Memory is a funny thing. It knows what you wore on your first day of Kindergarten, but not where you left your keys. It mulls over obscure details of a research study while you’re washing your hair, but – heaven forbid someone ask you what it was about: blank stare.
Some things do stick with us, though. Some things are always there: relics that just stand out. And the students in Nathaniel Walker’s Architecture of Memory course were charged with designing something that will stick around forever: a memorial to the victims of the slave trade to be installed outside the International African American Museum on the Charleston Harbor.
While there’s only a small chance any of the students’ design proposals, which are based on their historical research in the course, will actually be installed at the museum, all 10 of them will be on public display this summer.
Hush Harbor: An Exhibition of Student Designs for a Monument to the Courage of Those Who Suffered During the Atlantic Slave Trade is opening in the third-floor hallway of the Albert Simons Center for the Arts on Wednesday, May 6, 2105, at 7 p.m.
“The course surveyed museums, monuments and memorials and looked at how the public spaces of cities are deliberately invested with memory,” says Walker, professor of architectural and urban history in the College’s art history department, noting that the course had a special focus on Charleston’s objects of memory.
“Charleston is a city of memory. We have this rich landscape of memory here,” he says. “There are so many monuments and so many memorials, our ancestors are competing for our attention, our faith, our memory.”
And among those many memories, of course, are slavery and African American history.
In December, Walker met with Mayor Joe Riley, who accepted his idea to have his class propose designs for a memorial outside of the museum. The students attended meetings of the IAAM and of the Board of Architectural Review, gathering input to inform their designs.
“After hearing the community voice their concerns, I decided to come up with my own design that would represent the Charleston community within the IAAM’s international narrative,” says Kelly Hogan, a master of arts in history candidate. “One of the major concerns within the community was that their stories would be ignored, and that they would be robbed of their agency.”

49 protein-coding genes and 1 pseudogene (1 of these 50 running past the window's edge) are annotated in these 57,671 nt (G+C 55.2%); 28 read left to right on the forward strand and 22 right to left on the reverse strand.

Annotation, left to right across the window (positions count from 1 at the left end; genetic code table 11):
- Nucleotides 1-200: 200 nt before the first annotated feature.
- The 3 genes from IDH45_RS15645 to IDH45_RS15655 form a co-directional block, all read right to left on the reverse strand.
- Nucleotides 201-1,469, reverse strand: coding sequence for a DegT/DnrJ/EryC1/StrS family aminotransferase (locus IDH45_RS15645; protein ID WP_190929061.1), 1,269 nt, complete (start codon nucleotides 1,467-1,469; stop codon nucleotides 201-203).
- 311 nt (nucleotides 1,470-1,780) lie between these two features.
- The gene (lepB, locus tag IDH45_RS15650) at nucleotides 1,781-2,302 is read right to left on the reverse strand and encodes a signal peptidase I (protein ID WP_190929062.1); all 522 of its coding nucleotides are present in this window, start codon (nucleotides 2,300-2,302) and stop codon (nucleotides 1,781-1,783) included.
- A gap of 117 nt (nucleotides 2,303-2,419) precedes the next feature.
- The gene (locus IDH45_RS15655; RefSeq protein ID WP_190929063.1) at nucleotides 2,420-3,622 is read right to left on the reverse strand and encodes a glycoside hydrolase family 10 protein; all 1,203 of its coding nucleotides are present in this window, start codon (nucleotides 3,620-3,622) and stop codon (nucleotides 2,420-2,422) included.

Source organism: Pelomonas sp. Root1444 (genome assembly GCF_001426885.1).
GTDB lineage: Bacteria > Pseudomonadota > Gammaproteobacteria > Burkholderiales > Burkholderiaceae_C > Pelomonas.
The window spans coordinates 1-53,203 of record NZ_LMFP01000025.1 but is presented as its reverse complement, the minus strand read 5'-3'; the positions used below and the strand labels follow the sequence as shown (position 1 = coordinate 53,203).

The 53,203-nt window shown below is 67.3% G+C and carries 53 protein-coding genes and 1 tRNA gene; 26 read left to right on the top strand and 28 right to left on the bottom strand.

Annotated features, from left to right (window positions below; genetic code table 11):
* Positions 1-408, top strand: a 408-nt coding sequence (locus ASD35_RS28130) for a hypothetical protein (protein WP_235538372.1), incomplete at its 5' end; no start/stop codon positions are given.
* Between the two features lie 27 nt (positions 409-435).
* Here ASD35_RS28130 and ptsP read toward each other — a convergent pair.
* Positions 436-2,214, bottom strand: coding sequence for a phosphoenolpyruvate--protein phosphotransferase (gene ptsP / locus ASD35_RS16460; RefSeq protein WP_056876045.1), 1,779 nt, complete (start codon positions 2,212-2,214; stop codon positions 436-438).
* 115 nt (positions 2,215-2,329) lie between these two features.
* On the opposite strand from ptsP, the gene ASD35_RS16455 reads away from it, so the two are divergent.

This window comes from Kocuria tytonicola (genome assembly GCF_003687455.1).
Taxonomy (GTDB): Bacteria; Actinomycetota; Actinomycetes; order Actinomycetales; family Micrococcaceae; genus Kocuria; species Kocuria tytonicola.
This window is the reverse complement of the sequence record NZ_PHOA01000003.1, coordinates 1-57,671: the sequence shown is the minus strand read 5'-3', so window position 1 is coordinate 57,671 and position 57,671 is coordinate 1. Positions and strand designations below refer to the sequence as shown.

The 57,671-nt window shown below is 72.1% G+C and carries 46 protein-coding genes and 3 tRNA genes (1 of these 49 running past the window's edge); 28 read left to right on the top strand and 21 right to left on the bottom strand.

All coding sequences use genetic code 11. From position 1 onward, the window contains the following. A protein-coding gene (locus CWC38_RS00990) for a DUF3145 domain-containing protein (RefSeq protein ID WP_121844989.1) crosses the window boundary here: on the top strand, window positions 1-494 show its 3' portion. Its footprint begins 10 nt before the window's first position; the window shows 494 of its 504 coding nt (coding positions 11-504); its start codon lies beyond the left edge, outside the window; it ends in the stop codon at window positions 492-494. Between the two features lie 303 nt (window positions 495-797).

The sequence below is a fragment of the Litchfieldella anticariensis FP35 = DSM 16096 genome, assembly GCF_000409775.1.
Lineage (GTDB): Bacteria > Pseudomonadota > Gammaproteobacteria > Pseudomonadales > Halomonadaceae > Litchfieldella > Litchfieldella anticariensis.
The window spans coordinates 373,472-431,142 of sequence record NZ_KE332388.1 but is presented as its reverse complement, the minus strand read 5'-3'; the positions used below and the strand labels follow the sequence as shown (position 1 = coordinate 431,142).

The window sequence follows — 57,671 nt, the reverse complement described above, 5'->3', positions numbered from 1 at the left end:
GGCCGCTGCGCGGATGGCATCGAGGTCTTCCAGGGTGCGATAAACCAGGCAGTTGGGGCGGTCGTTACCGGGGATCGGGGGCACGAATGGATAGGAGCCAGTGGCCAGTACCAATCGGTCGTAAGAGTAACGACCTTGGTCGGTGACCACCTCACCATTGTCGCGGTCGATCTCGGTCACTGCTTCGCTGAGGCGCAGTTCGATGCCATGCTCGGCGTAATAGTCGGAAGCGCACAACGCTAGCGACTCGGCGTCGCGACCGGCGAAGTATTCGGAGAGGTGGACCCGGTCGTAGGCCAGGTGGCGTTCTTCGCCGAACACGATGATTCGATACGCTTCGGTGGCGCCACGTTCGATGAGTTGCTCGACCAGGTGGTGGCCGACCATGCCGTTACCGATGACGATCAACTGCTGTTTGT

Hogan’s design of a wrought-iron arch with glass bricks overlaying it, allows and encourages the community to select and purchase a brick to place in the arch, thus representing building up from the past as an ongoing social endeavor.
“The colorful bricks also represent this beautiful progressive narrative that’s been told since the conclusion of the civil rights movement; however, the scars of the past (the wrought iron) are still very much visible through this narrative,” says Hogan. “I also wanted to design an arch that would speak to the triumphal arch in Benin, The Door of No Return, which acts as a gateway for the souls of the slaves to return home back to Africa; I wanted an arch to answer this, allowing the souls to transverse between America and Africa.”
Working in groups, the students had to be both reasonable and ambitious in their designs, showing creativity and also the historical knowledge they’d gained throughout the semester – thus requiring a broad skill set.
“The exposure this class provided me to the museum design and exhibition process has cemented my desire to pursue a career in museum work,” says Elaina Gyure, a senior history major.
“I learned how to deeply research, analyze and formulate a memorial in order to show the group who I am memorializing the utmost respect,” says Madeline Ryan, a sophomore arts management major.
And that is enough for Walker, who is quite proud of his students, even if none of their design proposals do end up outside the IAAM.
“I was impressed with the complexity they showed in their social reflection present in their designs,” says Walker. “It’s very tricky to make people feel empowered, and not like victims, when recognizing the calamity of the past. They were really, really, really careful about this balance – the need to celebrate the strength of African American history while also being honest about this country’s mistakes.”
And, maybe – just maybe – one of the designs will stick around not just in memory, but in Charleston’s memorial landscape, as well. In any case, Hush Harbor will be on display through September 1.